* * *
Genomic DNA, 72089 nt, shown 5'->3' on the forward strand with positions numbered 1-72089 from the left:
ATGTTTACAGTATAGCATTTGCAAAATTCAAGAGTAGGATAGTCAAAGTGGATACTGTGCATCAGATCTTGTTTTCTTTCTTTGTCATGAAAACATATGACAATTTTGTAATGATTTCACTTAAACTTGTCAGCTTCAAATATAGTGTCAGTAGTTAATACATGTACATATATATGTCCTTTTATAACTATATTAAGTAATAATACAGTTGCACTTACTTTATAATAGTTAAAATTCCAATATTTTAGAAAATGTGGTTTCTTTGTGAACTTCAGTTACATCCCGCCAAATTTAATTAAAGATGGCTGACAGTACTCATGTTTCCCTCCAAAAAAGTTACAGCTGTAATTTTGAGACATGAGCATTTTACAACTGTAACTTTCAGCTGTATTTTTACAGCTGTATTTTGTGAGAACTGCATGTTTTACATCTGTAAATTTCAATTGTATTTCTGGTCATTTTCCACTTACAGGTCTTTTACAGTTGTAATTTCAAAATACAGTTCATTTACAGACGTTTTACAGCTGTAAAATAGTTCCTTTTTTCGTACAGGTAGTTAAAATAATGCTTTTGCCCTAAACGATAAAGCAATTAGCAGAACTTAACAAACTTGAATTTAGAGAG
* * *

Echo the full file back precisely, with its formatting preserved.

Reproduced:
Genomic DNA, 72089 nt, shown 5'->3' on the forward strand with positions numbered 1-72089 from the left:
ATGTTTACAGTATAGCATTTGCAAAATTCAAGAGTAGGATAGTCAAAGTGGATACTGTGCATCAGATCTTGTTTTCTTTCTTTGTCATGAAAACATATGACAATTTTGTAATGATTTCACTTAAACTTGTCAGCTTCAAATATAGTGTCAGTAGTTAATACATGTACATATATATGTCCTTTTATAACTATATTAAGTAATAATACAGTTGCACTTACTTTATAATAGTTAAAATTCCAATATTTTAGAAAATGTGGTTTCTTTGTGAACTTCAGTTACATCCCGCCAAATTTAATTAAAGATGGCTGACAGTACTCATGTTTCCCTCCAAAAAAGTTACAGCTGTAATTTTGAGACATGAGCATTTTACAACTGTAACTTTCAGCTGTATTTTTACAGCTGTATTTTGTGAGAACTGCATGTTTTACATCTGTAAATTTCAATTGTATTTCTGGTCATTTTCCACTTACAGGTCTTTTACAGTTGTAATTTCAAAATACAGTTCATTTACAGACGTTTTACAGCTGTAAAATAGTTCCTTTTTTCGTACAGGTAGTTAAAATAATGCTTTTGCCCTAAACGATAAAGCAATTAGCAGAACTTAACAAACTTGAATTTAGAGAG